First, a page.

Event participants meet and talk with one another.

Event participants meet and talk with one another.

 So, as I try to wrap up things as the typhoon takes a back seat in peoples’ minds and in the media, I am left with the feeling that I didn’t really do enough to help our families and that I could have done more. Surely, me babbling on about what the Red Cross is doing to support the Philippine Red Cross cannot be comforting to people.  However, I can’t help but think that I at least showed that I cared and maybe that’s all that our local Filipino families needed.  When the Filipinos have huge smiles on their faces; when Filipino nuns grab and hold on to your hand; and when they ask to take a group photo with you and your volunteers, you start to think that you just might have provided a service.

Before Typhoon Haiyan, I had been in sort of a Red Cross slump, feeling that I was not accomplishing much. When will I be able to submit a Tracing Inquiry for a refugee? Was I making our region and my colleagues look good? You spend so much time with outreach and community partnership meetings, it’s easy to ask: “When am I actually going to help people?”  When you’re chipping away, little by little, at program development, it’s hard to feel that you’ve made a true difference.

Lisa Taylor offers coping strategies for stress.

Lisa Taylor offers coping strategies for stress.

But, after engaging colleagues, my supervisor, our CEO, and countless volunteers, I soon realized what it means to be a Red Crosser. Staff jumped through hoops to acquire resources and meeting space to host outreach events for local Filipino family members. Interns called over a hundred places of worship, colleges, and universities in an effort to find the Filipino population. Disaster Mental Health volunteers agreed, without hesitation, to provide psychological aid and comfort to Filipinos, with less than 24 hours notice. Colleagues shared their dwindling supply of Mickey Mouse Dolls, meant for Disaster clients, to give to Filipino children. Volunteers drove 2 hours to assist with Tracing Services. Supervisors said, “Yes, buy the families donuts and coffee.” To be a Red Crosser, you pull together what little resources you have to help clients. No matter how busy you are, you take the time out to help another person. You work a lot longer than usual in the office and miss your family.  You send email after email until your eyes hurt. You sacrifice. You say, “I don’t know the answer, but I will find out as soon as possible.”

The following quote by Anderson Cooper was read by a Filipino man at the close of one of our outreach support groups:  “When everything else is taken away, broken and battered, soaked raw, stripped bare, you see things. You see people as they really are. This week in Tacloban, Samar and Cebu, amidst the hunger and thirst, the chaos and confusion, we've seen the best in the Filipino people. Their strength, their courage, I can't get it out of my mind. Imagine the strength it takes for a mother to search alone for her missing kids, the strength to sleep on the street near the body of your child. We've seen people with every reason to despair, every right to be angry, instead find ways to laugh, and to love, to stand up, to move forward.  A storm breaks wood and bone, brings hurt and heartbreak.  In the end, the wind, the water, the horror it brings is not the end of the story.  With aid and assistance, compassion and care, this place, these people...they will make it through. They already survived the worst. They're bowed, perhaps tired and traumatized, but they are not broken.  Mabuhay [live] Philippines! Maraming salamat [thank you] for all you've shown us. Maraming salamat for showing us all how to live.”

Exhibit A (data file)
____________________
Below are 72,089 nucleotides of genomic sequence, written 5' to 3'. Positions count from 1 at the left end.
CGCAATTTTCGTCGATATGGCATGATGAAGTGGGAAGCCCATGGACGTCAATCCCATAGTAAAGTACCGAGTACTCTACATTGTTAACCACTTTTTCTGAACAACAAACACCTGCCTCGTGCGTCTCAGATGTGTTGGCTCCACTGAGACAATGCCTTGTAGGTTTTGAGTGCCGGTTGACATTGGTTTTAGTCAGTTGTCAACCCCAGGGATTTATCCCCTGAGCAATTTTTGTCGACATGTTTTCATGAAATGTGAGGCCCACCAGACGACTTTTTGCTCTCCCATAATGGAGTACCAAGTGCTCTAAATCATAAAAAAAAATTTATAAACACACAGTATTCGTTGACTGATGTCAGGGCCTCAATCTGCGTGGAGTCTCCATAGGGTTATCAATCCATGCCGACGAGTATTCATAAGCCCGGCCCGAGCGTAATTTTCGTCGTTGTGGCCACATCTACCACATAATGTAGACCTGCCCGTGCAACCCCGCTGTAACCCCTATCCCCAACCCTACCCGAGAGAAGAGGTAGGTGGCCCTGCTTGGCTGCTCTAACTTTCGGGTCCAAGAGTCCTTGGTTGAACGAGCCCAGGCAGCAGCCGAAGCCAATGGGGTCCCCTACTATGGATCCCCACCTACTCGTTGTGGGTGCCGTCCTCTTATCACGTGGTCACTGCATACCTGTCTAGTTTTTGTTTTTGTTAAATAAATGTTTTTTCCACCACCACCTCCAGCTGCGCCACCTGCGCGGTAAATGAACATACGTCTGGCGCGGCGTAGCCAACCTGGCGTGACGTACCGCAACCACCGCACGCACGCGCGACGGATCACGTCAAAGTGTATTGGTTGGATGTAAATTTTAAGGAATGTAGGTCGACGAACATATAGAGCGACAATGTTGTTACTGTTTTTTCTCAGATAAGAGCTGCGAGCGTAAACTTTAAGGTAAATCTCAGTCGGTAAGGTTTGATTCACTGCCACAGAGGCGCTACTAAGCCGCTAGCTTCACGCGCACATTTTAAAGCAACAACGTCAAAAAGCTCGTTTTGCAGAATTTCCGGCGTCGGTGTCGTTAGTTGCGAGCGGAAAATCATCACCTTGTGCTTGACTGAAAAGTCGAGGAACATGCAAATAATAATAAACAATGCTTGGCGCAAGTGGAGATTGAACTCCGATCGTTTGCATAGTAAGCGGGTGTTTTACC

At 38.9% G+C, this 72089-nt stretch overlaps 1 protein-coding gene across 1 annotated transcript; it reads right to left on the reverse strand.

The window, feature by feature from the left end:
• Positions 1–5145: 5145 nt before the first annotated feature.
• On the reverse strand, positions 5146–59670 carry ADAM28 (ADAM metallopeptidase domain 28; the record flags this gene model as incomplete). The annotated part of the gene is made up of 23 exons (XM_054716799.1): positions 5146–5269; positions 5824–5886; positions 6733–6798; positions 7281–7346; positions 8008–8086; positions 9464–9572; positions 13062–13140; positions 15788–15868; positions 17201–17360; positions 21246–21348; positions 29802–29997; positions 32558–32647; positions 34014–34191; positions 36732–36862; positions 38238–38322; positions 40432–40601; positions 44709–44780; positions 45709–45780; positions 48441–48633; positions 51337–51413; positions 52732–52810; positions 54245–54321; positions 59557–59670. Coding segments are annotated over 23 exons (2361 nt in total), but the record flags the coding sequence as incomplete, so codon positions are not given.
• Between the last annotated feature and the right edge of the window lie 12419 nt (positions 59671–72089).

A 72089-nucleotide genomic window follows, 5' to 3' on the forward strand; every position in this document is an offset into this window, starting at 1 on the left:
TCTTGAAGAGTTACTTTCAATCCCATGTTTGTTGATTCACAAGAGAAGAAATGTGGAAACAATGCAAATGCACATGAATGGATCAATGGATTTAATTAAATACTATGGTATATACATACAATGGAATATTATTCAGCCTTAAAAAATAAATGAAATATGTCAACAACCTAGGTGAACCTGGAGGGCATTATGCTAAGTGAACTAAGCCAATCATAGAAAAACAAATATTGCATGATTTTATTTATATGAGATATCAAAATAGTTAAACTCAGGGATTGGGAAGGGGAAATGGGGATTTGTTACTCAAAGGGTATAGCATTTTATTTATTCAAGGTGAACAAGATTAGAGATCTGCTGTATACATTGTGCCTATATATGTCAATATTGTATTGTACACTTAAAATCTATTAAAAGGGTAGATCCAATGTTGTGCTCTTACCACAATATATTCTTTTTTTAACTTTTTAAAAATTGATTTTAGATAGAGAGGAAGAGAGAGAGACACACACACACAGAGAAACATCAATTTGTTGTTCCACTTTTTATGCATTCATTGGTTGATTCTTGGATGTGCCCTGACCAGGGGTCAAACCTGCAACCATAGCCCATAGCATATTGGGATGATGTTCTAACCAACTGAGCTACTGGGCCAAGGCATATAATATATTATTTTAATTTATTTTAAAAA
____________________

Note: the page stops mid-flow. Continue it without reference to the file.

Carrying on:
Jen Pierce shows everyone the Red Cross Tracing Services program.

Jen Pierce shows everyone the Red Cross Tracing Services program.

Being a Red Crosser means crying with a family after this quote is read. Being a Red Crosser is thinking about your clients late at night and during your dinner, and well beyond the months following the disaster. Being a Red Crosser means to care. And if caring is all you can do, then you have served. You have helped.  And I am grateful for this opportunity to serve and am appreciate of my mentors in headquarters and colleagues I have met through the Restoring Family Links training for empowering me to provide these services. 

A special thanks goes to those volunteers and fellow staff that offered their full and timely support in these local outreach efforts:  Interns Melanie Hurter and Emily Bernstein; Disaster Mental Health volunteers Jenny Bergstresser, Debbie Guy, Sherrie Sneed, Lisa Taylor and John Weaver; International Services volunteers, Andrew Oppenheimer, PhD and Christine Carpino, PhD; Wyoming Valley Office Manager Susan Meyers; Lackawanna Office Manager Maureen Shea; Berks Office Manager Sherry Bingaman; Berks Chapter Executive Janet Curtis; Emergency Services Officer Adrian Grieve;  Disaster Program Specialist Nina Johnson; Communications Officer Jen Loconte; Communications Intern Andrew Borowiec; Chief Executive Officer Peter Brown; and all of the International Services staff in ARC National Headquarters.  Each played a vital role in this project.